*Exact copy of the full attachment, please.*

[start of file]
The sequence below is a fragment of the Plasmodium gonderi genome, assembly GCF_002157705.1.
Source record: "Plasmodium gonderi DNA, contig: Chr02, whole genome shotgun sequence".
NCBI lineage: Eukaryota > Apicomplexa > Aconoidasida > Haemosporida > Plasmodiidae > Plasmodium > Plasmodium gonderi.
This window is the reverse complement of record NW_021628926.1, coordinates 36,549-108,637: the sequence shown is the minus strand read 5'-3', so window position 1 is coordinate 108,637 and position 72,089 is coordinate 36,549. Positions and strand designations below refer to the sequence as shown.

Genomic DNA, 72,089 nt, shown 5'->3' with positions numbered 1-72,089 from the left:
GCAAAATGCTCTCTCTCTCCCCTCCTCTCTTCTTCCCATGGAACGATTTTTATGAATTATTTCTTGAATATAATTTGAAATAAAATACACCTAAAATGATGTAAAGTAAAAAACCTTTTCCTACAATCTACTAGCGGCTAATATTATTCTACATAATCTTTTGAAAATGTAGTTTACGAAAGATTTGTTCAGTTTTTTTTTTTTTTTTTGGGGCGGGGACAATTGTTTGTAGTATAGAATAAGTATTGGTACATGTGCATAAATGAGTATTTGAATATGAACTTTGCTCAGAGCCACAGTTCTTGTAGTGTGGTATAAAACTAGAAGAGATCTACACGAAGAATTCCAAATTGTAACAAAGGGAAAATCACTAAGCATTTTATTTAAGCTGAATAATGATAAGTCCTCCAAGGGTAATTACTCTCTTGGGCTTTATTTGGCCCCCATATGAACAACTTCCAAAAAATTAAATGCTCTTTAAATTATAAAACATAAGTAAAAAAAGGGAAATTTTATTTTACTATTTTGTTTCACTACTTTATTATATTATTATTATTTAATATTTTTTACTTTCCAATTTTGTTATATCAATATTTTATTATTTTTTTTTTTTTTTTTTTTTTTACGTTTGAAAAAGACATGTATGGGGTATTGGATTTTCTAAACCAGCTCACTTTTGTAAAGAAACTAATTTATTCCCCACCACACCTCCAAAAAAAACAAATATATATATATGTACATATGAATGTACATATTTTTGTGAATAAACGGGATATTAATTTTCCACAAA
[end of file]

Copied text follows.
The sequence below is a fragment of the Plasmodium gonderi genome, assembly GCF_002157705.1.
Source record: "Plasmodium gonderi DNA, contig: Chr02, whole genome shotgun sequence".
NCBI lineage: Eukaryota > Apicomplexa > Aconoidasida > Haemosporida > Plasmodiidae > Plasmodium > Plasmodium gonderi.
This window is the reverse complement of record NW_021628926.1, coordinates 36,549-108,637: the sequence shown is the minus strand read 5'-3', so window position 1 is coordinate 108,637 and position 72,089 is coordinate 36,549. Positions and strand designations below refer to the sequence as shown.

Genomic DNA, 72,089 nt, shown 5'->3' with positions numbered 1-72,089 from the left:
GCAAAATGCTCTCTCTCTCCCCTCCTCTCTTCTTCCCATGGAACGATTTTTATGAATTATTTCTTGAATATAATTTGAAATAAAATACACCTAAAATGATGTAAAGTAAAAAACCTTTTCCTACAATCTACTAGCGGCTAATATTATTCTACATAATCTTTTGAAAATGTAGTTTACGAAAGATTTGTTCAGTTTTTTTTTTTTTTTTTGGGGCGGGGACAATTGTTTGTAGTATAGAATAAGTATTGGTACATGTGCATAAATGAGTATTTGAATATGAACTTTGCTCAGAGCCACAGTTCTTGTAGTGTGGTATAAAACTAGAAGAGATCTACACGAAGAATTCCAAATTGTAACAAAGGGAAAATCACTAAGCATTTTATTTAAGCTGAATAATGATAAGTCCTCCAAGGGTAATTACTCTCTTGGGCTTTATTTGGCCCCCATATGAACAACTTCCAAAAAATTAAATGCTCTTTAAATTATAAAACATAAGTAAAAAAAGGGAAATTTTATTTTACTATTTTGTTTCACTACTTTATTATATTATTATTATTTAATATTTTTTACTTTCCAATTTTGTTATATCAATATTTTATTATTTTTTTTTTTTTTTTTTTTTTTACGTTTGAAAAAGACATGTATGGGGTATTGGATTTTCTAAACCAGCTCACTTTTGTAAAGAAACTAATTTATTCCCCACCACACCTCCAAAAAAAACAAATATATATATATGTACATATGAATGTACATATTTTTGTGAATAAACGGGATATTAATTTTCCACAAA